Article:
For most of my collecting life, I needed to collect. I don’t anymore. Life is that good finally. But here’s the kicker, brought home 100% at “Shoebox Treasures.” I still love the cards just as much. My shoeboxes are still safes, but now only the cards need protecting. Thanks to the heroes, cardboard and otherwise, who got me here.

Several players were on hand all weekend for the Hall of Fame Classic

I know some of you are a little bummed to reach the end of this post without seeing a bunch of great cards, especially if you missed the Mantle rookie in one of the pics. In fact the exhibit is loaded with great cards, including what’s probably the nicest T206 Wagner in the world. (Before you go checking some pop report, this one has never been graded!) I have too many pictures to share, and I’d rather you just go see the cards for yourself, but I will leave you with this great pairing.

Topps All-Star Rookie trophy supplied by the great Johnny Bench himself!

Author: jasoncards

I mainly enjoy writing about baseball and baseball cards, but I've also dabbled in the sparsely populated Isaac Newton trading card humor genre. As of January 2019 I'm excited to be part of the SABR Baseball Cards blogging team, and as of May 2019 Co-Chair of the SABR Baseball Cards Research Committee.

20 thoughts on “Reflections on “Shoebox Treasures””

  1. Couldn’t have said it better myself. It’s almost as if I was there. Oh shit! I was. Everyone you have to get to Cooperstown to see this for yourself. Cards can be an escape in many ways to all of us. As we briefly talked about over the weekend. Great synopsis of a great weekend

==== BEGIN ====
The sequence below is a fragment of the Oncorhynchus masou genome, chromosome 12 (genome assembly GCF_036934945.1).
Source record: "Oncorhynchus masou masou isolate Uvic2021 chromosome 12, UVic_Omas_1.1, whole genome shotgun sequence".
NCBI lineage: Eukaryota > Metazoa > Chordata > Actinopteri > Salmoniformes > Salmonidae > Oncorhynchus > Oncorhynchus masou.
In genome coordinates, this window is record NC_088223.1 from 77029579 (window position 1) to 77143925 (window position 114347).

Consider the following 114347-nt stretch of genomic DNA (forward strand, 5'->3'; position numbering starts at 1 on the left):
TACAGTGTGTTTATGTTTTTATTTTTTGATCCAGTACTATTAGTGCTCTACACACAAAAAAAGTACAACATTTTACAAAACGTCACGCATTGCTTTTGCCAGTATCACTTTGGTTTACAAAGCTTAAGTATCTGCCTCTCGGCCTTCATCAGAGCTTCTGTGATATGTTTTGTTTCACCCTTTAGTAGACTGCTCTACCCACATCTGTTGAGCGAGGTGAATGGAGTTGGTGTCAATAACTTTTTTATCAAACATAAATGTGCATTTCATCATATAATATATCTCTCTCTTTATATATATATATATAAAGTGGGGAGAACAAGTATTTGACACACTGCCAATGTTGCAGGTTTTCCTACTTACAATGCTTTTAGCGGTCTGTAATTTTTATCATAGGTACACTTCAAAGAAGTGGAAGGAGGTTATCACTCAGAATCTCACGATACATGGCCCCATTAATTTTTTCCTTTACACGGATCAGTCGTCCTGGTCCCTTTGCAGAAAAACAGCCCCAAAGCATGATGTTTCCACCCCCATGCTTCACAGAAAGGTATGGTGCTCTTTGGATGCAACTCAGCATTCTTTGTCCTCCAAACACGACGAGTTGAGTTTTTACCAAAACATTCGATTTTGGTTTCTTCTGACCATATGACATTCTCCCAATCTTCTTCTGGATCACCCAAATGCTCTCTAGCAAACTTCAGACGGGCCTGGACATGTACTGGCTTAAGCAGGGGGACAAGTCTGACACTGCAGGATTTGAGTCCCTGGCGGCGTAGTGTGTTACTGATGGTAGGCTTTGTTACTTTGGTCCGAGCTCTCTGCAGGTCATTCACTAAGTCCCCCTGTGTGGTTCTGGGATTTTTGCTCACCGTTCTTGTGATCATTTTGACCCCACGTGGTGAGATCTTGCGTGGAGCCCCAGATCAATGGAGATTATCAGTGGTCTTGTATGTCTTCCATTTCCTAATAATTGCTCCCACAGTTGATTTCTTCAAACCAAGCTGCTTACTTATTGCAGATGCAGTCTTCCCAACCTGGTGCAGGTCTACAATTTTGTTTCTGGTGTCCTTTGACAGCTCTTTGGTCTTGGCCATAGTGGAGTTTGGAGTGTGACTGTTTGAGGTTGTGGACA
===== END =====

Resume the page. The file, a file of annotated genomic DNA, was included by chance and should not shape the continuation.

Liked by 1 person

  2. Pitch perfect summary. I wasn’t there but I loved the postings I saw all wkend. Your sentiments touch many of my thoughts on collecting and other hobbies. Look forward to others impressions & making my own trip in the future.

    Liked by 2 people

  3. I loved seeing everyone’s posts. Am bummed I missed the event and meetup. I am however deeply looking forward to going to this with my kids. I guided them into baseball as a parent and they guided me back into cards again. It’s been fun to remember how much I loved cards and reacquaint myself with them all again. And it’s been just as fun to watch my kids fall in live with cards and collecting too. I know we’re all going to love sharing our first time through the Hall of Fame.

    Liked by 1 person

  4. Very nice wrap up. You are spot on with the idea of collecting being a safe retreat.Thanks for Tweeting out highlights all weekend. By the way, Pilot sighting on the pull out drawer: Diego Segui.

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  5. I finally made it home! It was a wonderful weekend, spending time with friends old and new. Also: Mark H (Harry H?) and Andrew need to join SABR, stat. I have learned that they are two of the best people in the hobby and we would all benefit from a union.

    I plan to write a post about the weekend. I hope Jeff does too.

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    1. Mark, just seeing your comments now. It really was a great weekend and I feel fortunate to have met you guys! I’ll absolutely be joining SABR – something I should have done 30 years ago.

      Liked by 1 person